As a condo or HOA property manager, your life is full of responsibilities. In some cases, there are thousands of people living in your properties and they are all relying on you for the building maintenance and their safety while in their homes. What about flood risk assessment?

With all you have to do each day, maybe you are forgetting about your property’s flooding risks. Don’t wait until it’s too late to think about flooding. This article offers simple solutions to get you prepared today.  

Our Condos Aren’t Located Near the Coast. Should I Still Worry About Flooding?

All condo and HOA property managers know that buildings located near the coast are at risk of flooding due to tropical events and the effects of climate change. But what often gets forgotten is that condos located in places that aren’t near the ocean are also at risk of flooding. 

Condos built near rivers, lakes, dams, and levees also hold considerable flooding risks do to their proximity to large bodies of water. Heavy rainfall can easily force water over the banks and inundate your HOA properties. 

Furthermore, anywhere it rains means there is a possibility of flooding, even if the condo you manage isn’t located next to a large body of water. Flash floods are some of the most dangerous types of flooding as they cause a torrent of water powerful enough to sweep away cars and can occur in a matter of minutes without warning.    

I Manage a High-rise Condo. Is there a Flood Risk for the Higher Floors?

As a condo or HOA manager, it’s important to understand that even high-rise condos are prone to flooding disasters. Many managers acknowledge the flooding risks on the lower floors or basement levels, but forget that the upper levels can flood as well due to roof leaks and water intrusion from wind-driven rain coming in windows and sliding balcony doors.

Furthermore, most condos keep their critical equipment on the lowest or basement level of the building. This makes your high-rise condo’s electrical systems, elevators, and other critical equipment at high risk whenever there is heavy rainfall. Underground parking garages are also particularly vulnerable to flooding and may need to be protected by removable flood barriers.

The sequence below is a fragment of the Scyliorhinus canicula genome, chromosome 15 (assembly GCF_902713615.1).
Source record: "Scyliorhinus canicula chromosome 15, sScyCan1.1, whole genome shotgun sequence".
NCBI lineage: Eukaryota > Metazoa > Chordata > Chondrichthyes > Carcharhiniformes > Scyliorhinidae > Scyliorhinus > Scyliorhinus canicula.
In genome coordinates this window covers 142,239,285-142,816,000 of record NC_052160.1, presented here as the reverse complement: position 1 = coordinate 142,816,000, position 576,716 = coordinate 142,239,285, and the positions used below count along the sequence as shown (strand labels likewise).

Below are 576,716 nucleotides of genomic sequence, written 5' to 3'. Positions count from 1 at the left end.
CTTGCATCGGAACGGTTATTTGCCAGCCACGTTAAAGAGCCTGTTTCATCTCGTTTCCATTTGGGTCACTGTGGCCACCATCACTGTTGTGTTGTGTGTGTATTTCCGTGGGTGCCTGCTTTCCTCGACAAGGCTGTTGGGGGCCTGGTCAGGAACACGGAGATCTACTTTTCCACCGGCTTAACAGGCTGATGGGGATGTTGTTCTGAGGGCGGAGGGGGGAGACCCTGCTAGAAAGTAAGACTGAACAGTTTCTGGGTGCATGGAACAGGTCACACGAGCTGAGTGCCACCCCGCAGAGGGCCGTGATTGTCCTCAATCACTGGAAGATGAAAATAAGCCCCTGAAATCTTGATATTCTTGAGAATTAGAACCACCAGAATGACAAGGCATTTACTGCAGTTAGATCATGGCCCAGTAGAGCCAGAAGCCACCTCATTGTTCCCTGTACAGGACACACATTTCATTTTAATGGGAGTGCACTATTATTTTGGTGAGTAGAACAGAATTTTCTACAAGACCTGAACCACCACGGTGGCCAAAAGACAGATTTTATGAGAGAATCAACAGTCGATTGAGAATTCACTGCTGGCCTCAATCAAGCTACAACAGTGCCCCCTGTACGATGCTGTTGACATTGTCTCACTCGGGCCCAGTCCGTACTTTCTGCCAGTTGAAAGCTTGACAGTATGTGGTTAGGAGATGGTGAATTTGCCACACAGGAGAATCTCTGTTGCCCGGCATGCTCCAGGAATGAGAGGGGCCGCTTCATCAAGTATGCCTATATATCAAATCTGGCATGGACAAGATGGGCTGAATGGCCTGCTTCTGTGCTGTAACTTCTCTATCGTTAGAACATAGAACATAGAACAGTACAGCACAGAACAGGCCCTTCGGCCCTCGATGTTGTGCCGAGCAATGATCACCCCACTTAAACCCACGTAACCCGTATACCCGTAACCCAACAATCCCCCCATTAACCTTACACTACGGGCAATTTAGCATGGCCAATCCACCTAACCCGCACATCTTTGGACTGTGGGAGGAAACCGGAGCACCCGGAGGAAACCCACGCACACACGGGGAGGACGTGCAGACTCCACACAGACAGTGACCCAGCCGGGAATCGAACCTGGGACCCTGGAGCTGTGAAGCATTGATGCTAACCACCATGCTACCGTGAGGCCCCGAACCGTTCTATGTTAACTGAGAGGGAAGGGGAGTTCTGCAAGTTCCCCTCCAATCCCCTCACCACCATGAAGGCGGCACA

Understand Your Land and Property

As the manager of a condo or an HOA, you understand your property better than anyone. Start paying extra attention to what happens after a hard rainfall. Are there places where standing water occurs? Is water pooling in the parking lots? Is water finding its way into your buildings? Are the sewer lines in the basement backing up? If you are noticing any of these problems, mark them down as trouble areas that need flooding risk solutions.

Following Building Codes Isn’t Enough for Flood Risk Assessment

It’s common for condo managers and HOA leaders to get complacent. For example, each municipality and state has codes that all construction crews must follow, right? It turns out that most building codes aren’t keeping up with the ever-increasing flooding risks and the devastating impacts of climate change.

Just take a look at what is happening in Miami Beach. The City amended its building code to require that the finished floor of all new buildings be elevated at least one foot above the FEMA Base Flood Elevation (BFE). But, another federal agency, NOAA, has storm surge models that show higher inundations than the FEMA and demonstrate that a Building Code standard of one-foot above the BFE may not be adequate. And, now, scientists believe that because of rising sea levels and increased tropical events due to climate change, the new building codes may not be protective enough.

With more people than ever continuing to move to coastal areas, condo managers need to do their due diligence to make sure their buildings are protected against flooding.  

What can Condo Managers Do to Protect Their Properties From Flooding?

FEMA flood maps will help condo managers to assess their property

One of the most important steps is to learn your property’s real flooding risk. You’re first thought is probably to take a look at the FEMA flood maps. Because FEMA is a government agency, they probably hold the best and most up to date flooding risk information, right? 

Unfortunately, this isn’t correct. Though the FEMA flood maps are a good place to start, they are notoriously out of date. In fact, areas deemed relatively safe from flooding often flood multiple times before FEMA gets around to updating their maps.

So where can you turn for the most up to date flooding risk information? Try a Flood and Climate Risk Assessment from the team at Coastal Risk. Their models are so precise, that they can determine flood risks to the scale of one square meter. All you need for a detailed report is your address and zip code. Furthermore, this flooding risk assessment takes into account the effects of climate change, something that the FEMA maps lack. Not only do they use the latest technology to determine your properties real risk of flooding, but this assessment offers several other benefits, including:

  • Complimentary consultation with a risk management expert (commercial)
  • Risk assessments include natural hazards such as wind, wildfires and earthquakes
  • Risk mitigation consulting services
  • Help with implementing flood risk solutions

When you choose Coastal Risk for your flood prevention solutions, the expert team is with you throughout the entire process.